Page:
MSP430-based Robot Applications

A Guide to Developing Embedded Systems


  • Dan Harres, Technical Fellow, Boeing Company, Belleville, IL, USA.

This book provides a careful explanation of the basic areas of electronics and computer architecture, along with lots of examples, to demonstrate the interface, sensor design, programming and microcontroller peripheral setup necessary for embedded systems development. With no need for mechanical knowledge of robots, the book starts by demonstrating how to modify a simple radio-controlled car to create a basic robot. The fundamental electronics of the MSP430 are described, along with programming details in both C and assembly language, and full explanations of ports, timing, and data acquisition. Further chapters cover inexpensive ways to perform circuit simulation and prototyping.

Key features include:

  • Thorough treatment of the MSP430’s architecture and functionality along with detailed application-specific guidance
  • Programming and the use of sensor technology to build an embedded system
  • A learn-by-doing experience

With this book you will learn:

  • The basic theory for electronics design

                     - Analog circuits

                     - Digital logic

                       - Computer arithmetic

                         - Microcontroller programming

          • How to design and build a working robot
          • Assembly language and C programming
          • How to develop your own high-performance embedded systems application using an on-going robotics application

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          Professional electronics engineers, embedded designers and programmers; students taking a course using microcontrollers. Individuals with an electronics background who may (or may not) have previous experience with microcontrollers, but who are just getting started with the TI MSP430 microcontroller.


          Book information

          • Published: March 2013
          • Imprint: NEWNES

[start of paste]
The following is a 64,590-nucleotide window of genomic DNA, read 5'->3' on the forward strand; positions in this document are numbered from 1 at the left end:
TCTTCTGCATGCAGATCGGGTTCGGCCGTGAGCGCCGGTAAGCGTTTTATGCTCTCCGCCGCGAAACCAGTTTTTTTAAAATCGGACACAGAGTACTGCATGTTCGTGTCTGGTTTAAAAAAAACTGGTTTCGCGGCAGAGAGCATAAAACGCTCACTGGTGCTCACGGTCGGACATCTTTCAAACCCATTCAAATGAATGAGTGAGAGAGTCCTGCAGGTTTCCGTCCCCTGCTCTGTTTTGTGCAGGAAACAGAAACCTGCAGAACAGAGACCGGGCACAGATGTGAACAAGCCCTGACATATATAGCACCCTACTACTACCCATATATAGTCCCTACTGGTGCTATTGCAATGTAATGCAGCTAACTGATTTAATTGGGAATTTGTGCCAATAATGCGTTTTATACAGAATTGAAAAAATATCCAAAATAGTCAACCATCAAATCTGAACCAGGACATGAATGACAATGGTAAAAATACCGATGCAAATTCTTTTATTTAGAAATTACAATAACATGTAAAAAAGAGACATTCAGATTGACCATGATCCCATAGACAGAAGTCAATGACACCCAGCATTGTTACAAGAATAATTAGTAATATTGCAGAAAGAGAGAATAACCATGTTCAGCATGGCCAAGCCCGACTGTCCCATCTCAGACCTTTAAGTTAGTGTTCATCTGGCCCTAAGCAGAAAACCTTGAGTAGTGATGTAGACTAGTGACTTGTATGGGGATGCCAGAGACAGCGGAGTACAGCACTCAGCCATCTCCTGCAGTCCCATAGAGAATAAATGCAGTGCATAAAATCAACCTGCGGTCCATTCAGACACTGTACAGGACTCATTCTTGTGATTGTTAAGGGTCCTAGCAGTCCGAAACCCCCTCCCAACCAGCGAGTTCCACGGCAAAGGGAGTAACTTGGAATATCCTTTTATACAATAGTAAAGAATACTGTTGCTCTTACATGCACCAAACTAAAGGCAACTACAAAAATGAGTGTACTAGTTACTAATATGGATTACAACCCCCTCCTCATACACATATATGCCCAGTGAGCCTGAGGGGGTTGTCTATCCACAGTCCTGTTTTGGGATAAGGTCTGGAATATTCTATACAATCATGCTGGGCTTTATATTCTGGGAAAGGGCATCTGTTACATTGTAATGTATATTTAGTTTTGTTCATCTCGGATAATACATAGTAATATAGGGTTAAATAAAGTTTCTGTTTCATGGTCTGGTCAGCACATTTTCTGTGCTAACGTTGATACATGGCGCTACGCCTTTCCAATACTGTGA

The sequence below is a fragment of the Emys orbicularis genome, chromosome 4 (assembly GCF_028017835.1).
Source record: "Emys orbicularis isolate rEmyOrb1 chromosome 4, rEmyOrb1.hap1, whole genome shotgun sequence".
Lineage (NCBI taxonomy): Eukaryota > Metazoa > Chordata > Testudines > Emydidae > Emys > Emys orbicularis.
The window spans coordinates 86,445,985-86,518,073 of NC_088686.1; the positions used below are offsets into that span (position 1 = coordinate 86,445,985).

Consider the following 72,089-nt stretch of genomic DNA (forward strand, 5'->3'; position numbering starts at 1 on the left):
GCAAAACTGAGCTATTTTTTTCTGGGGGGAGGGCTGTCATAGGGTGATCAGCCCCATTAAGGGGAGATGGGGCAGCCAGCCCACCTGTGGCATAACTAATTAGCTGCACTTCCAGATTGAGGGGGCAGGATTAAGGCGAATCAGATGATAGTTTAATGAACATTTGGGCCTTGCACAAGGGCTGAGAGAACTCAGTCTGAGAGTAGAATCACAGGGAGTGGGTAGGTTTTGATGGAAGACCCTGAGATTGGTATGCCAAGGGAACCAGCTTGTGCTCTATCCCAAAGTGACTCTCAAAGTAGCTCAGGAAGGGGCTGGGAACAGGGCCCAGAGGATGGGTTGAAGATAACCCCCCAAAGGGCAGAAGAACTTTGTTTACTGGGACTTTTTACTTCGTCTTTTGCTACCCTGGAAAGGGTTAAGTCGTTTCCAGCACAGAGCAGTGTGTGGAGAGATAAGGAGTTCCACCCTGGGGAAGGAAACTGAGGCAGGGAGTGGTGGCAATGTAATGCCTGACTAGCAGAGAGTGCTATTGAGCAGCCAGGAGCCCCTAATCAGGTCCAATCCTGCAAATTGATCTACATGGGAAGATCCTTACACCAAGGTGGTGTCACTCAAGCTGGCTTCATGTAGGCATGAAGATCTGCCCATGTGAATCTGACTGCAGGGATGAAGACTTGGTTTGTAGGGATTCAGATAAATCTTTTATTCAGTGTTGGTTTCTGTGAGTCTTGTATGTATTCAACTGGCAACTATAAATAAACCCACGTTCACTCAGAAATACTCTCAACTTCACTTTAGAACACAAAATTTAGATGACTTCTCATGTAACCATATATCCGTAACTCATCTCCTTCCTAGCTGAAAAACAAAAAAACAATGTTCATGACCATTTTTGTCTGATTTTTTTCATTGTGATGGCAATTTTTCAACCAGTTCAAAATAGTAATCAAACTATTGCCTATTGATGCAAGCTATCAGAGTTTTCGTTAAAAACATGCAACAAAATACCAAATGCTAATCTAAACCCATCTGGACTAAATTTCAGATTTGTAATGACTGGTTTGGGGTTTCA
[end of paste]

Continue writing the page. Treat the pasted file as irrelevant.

• ISBN: 978-0-12-397012-1


          "The Texas Instruments MSP430 is a small, low power consumption microcontroller with a wide range of uses in embedded devices. In this book, Harres provides a guide to using them in robotics projects. The book emphasizes a hands-on approach where the reader will learn about robotics by constructing actual robots. The reader is not assumed to have any advanced technical background beyond algebra, trigonometry, basic programming knowledge, soldering skills, and high school level knowledge of electromagnetic physics."--Reference & Research Book News, December 2013

          Table of Contents

            1. Introduction
            2. The Parts of a Robot
              1. Platform
              2. Locomotion
              3. Power Source
              4. Electronics

            3. Building an Inexpensive Robot by Modifying a Radio-Controlled Car
            4. Beginning Electronics
              1. Review of Passive Electronic Circuits
              2. How Do Bipolar Transistors Work?
              3. How Do MOSFET Transistors Work?
              4. The Op Amp Building Block
              5. Comparators, Analog-to-Digital Converters, and Digital-to-Analog Converters
              6. Motor Drives

            5. Computer Arithmetic
            6. Computer Logic
            7. Introducing the MSP430 Microcontroller
            8. Starting to Program - An Introduction to MSP430 Assembler
            9. Building MSP430 Assembler Programs
            10. Introducing C for the MSP430
            11. More C and Mixing C With Assembler
            12. MSP430 Parallel and Serial Ports
            13. MSP430 Timing, Counters, and Interrupts
            14. MSP430 Data Acquisition
              1. Analog-to-Digital Converters
              2. Digital-to-Analog Converters

            15. Inexpensive Ways to Perform Circuit Simulation
            16. Prototyping Circuits
            17. Collision Avoidance
              1. Simple Collision Avoidance - The Searchlight (LED)
              2. More Sophisticated Optical Approaches to Collision Avoidance
              3. Ultrasonic Sensors

            18. Adding a Tachometer
            19. Controlling Things With a Remote
            20. Troubleshooting

          The Working, High-Performance Robot